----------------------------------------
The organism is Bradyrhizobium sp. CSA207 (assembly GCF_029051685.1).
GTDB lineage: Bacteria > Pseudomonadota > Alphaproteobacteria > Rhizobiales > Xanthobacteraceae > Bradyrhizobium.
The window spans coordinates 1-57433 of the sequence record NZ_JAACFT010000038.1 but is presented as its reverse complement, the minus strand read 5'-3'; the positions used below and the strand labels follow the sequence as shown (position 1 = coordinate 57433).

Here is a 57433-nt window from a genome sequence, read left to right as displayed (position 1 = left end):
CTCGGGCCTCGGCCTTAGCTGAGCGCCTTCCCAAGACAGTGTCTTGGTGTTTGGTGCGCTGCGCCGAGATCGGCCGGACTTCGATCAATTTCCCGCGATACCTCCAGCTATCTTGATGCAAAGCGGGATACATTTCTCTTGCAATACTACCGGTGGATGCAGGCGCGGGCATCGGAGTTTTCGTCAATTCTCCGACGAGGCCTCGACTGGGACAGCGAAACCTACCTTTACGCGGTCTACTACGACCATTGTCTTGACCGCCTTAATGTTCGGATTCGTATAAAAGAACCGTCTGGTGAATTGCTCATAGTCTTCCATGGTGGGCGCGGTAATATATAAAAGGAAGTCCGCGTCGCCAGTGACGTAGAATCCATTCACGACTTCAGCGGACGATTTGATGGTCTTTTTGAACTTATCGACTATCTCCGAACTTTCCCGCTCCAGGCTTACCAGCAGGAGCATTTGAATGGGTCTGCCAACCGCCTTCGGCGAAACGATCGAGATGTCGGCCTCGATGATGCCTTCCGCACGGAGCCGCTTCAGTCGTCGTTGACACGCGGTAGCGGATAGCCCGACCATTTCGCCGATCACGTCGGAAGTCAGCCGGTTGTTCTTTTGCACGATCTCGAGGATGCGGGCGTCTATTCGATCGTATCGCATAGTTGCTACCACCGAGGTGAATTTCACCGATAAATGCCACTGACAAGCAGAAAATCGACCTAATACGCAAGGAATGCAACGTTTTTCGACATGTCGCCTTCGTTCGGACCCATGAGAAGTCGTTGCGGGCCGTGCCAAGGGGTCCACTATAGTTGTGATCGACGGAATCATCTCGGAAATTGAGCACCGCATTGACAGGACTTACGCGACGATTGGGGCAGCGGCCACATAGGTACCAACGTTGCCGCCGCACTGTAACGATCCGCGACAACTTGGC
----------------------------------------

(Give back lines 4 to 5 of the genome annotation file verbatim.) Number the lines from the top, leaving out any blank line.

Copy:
Here is a 57433-nt window from a genome sequence, read left to right as displayed (position 1 = left end):
CTCGGGCCTCGGCCTTAGCTGAGCGCCTTCCCAAGACAGTGTCTTGGTGTTTGGTGCGCTGCGCCGAGATCGGCCGGACTTCGATCAATTTCCCGCGATACCTCCAGCTATCTTGATGCAAAGCGGGATACATTTCTCTTGCAATACTACCGGTGGATGCAGGCGCGGGCATCGGAGTTTTCGTCAATTCTCCGACGAGGCCTCGACTGGGACAGCGAAACCTACCTTTACGCGGTCTACTACGACCATTGTCTTGACCGCCTTAATGTTCGGATTCGTATAAAAGAACCGTCTGGTGAATTGCTCATAGTCTTCCATGGTGGGCGCGGTAATATATAAAAGGAAGTCCGCGTCGCCAGTGACGTAGAATCCATTCACGACTTCAGCGGACGATTTGATGGTCTTTTTGAACTTATCGACTATCTCCGAACTTTCCCGCTCCAGGCTTACCAGCAGGAGCATTTGAATGGGTCTGCCAACCGCCTTCGGCGAAACGATCGAGATGTCGGCCTCGATGATGCCTTCCGCACGGAGCCGCTTCAGTCGTCGTTGACACGCGGTAGCGGATAGCCCGACCATTTCGCCGATCACGTCGGAAGTCAGCCGGTTGTTCTTTTGCACGATCTCGAGGATGCGGGCGTCTATTCGATCGTATCGCATAGTTGCTACCACCGAGGTGAATTTCACCGATAAATGCCACTGACAAGCAGAAAATCGACCTAATACGCAAGGAATGCAACGTTTTTCGACATGTCGCCTTCGTTCGGACCCATGAGAAGTCGTTGCGGGCCGTGCCAAGGGGTCCACTATAGTTGTGATCGACGGAATCATCTCGGAAATTGAGCACCGCATTGACAGGACTTACGCGACGATTGGGGCAGCGGCCACATAGGTACCAACGTTGCCGCCGCACTGTAACGATCCGCGACAACTTGGC